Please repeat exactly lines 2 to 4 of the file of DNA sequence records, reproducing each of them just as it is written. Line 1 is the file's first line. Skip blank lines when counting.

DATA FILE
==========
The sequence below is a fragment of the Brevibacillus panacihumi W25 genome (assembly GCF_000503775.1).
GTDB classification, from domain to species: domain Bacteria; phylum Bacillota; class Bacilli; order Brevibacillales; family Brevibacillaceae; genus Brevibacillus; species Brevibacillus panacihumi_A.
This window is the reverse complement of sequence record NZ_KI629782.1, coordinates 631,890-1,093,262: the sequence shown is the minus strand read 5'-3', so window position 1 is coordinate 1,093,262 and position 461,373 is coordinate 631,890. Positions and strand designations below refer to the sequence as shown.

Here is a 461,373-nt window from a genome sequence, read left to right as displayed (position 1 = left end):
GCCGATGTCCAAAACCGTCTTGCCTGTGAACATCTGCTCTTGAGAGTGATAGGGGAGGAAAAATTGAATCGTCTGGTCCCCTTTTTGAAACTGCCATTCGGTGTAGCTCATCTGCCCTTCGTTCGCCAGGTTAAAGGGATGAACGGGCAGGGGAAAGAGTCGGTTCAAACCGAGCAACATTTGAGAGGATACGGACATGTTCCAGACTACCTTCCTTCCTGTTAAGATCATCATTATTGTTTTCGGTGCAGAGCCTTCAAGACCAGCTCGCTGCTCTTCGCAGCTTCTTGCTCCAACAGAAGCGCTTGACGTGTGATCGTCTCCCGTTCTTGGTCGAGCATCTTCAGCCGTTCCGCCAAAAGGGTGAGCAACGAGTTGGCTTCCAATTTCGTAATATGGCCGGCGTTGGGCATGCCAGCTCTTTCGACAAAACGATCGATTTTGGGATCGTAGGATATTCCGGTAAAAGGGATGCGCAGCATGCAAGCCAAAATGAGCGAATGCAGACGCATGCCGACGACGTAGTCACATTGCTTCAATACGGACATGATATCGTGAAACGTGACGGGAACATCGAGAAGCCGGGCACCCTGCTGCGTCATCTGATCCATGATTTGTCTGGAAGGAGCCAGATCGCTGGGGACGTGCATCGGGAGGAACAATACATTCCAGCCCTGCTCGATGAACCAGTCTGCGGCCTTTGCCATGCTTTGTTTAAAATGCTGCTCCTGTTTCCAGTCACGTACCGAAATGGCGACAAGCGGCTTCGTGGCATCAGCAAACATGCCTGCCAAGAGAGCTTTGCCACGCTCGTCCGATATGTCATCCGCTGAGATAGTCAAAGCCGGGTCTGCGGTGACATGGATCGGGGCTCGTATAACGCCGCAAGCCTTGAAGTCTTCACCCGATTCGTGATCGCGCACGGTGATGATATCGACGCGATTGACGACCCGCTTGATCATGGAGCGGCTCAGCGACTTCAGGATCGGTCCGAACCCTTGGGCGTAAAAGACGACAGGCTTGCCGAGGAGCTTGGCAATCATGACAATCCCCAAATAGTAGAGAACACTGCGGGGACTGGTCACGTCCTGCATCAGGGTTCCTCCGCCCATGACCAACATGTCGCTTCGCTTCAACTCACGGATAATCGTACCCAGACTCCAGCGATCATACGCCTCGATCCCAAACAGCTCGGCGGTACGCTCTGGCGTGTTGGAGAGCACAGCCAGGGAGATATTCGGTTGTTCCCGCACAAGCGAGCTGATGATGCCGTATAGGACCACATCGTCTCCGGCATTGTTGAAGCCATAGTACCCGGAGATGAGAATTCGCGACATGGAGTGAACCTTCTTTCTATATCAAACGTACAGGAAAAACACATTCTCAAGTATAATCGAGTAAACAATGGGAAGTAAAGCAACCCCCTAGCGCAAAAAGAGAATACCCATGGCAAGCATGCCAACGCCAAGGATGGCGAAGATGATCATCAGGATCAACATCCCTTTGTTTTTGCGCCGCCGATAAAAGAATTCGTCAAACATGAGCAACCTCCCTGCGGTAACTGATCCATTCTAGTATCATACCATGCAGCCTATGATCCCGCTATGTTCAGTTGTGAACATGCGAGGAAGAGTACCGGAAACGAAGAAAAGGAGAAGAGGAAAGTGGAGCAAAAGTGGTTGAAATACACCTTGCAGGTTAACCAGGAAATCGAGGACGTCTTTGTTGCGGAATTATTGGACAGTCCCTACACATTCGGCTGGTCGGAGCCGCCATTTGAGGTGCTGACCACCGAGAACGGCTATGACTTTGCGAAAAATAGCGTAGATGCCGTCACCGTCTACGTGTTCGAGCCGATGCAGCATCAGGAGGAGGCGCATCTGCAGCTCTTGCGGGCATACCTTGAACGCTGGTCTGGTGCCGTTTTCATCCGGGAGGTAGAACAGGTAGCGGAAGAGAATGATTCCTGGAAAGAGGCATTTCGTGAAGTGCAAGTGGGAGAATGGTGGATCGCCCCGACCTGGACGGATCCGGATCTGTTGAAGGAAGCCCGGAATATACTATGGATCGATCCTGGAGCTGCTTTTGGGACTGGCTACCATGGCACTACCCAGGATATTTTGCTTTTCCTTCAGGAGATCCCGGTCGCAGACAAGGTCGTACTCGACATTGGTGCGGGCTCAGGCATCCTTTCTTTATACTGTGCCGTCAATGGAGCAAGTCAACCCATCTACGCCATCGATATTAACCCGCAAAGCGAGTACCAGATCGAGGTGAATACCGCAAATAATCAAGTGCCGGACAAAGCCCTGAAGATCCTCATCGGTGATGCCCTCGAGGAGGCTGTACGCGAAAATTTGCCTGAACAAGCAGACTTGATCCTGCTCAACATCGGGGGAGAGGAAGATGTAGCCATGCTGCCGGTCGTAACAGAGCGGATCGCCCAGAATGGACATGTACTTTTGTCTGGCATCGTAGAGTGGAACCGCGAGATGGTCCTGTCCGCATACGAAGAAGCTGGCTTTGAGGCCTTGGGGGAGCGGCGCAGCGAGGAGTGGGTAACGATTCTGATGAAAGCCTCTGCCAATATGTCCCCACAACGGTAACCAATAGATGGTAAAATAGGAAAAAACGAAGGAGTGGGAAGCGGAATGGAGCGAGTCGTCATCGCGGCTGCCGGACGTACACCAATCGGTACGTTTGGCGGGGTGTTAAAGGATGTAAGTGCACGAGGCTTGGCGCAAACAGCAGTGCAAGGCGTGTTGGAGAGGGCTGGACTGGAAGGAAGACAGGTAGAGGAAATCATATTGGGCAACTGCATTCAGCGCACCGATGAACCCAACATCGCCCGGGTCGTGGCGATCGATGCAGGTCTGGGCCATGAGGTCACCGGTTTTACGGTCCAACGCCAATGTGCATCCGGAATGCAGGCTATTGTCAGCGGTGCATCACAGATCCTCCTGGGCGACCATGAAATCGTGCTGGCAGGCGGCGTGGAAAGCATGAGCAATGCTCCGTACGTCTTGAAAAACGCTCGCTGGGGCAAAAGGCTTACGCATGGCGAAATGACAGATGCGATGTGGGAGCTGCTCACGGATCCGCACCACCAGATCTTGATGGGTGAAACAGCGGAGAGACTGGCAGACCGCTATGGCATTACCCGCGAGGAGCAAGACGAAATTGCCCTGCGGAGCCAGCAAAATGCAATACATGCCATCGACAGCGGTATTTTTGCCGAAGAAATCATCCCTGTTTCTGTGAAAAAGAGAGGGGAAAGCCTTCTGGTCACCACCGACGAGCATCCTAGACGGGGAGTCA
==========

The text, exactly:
GTDB classification, from domain to species: domain Bacteria; phylum Bacillota; class Bacilli; order Brevibacillales; family Brevibacillaceae; genus Brevibacillus; species Brevibacillus panacihumi_A.
This window is the reverse complement of sequence record NZ_KI629782.1, coordinates 631,890-1,093,262: the sequence shown is the minus strand read 5'-3', so window position 1 is coordinate 1,093,262 and position 461,373 is coordinate 631,890. Positions and strand designations below refer to the sequence as shown.

Here is a 461,373-nt window from a genome sequence, read left to right as displayed (position 1 = left end):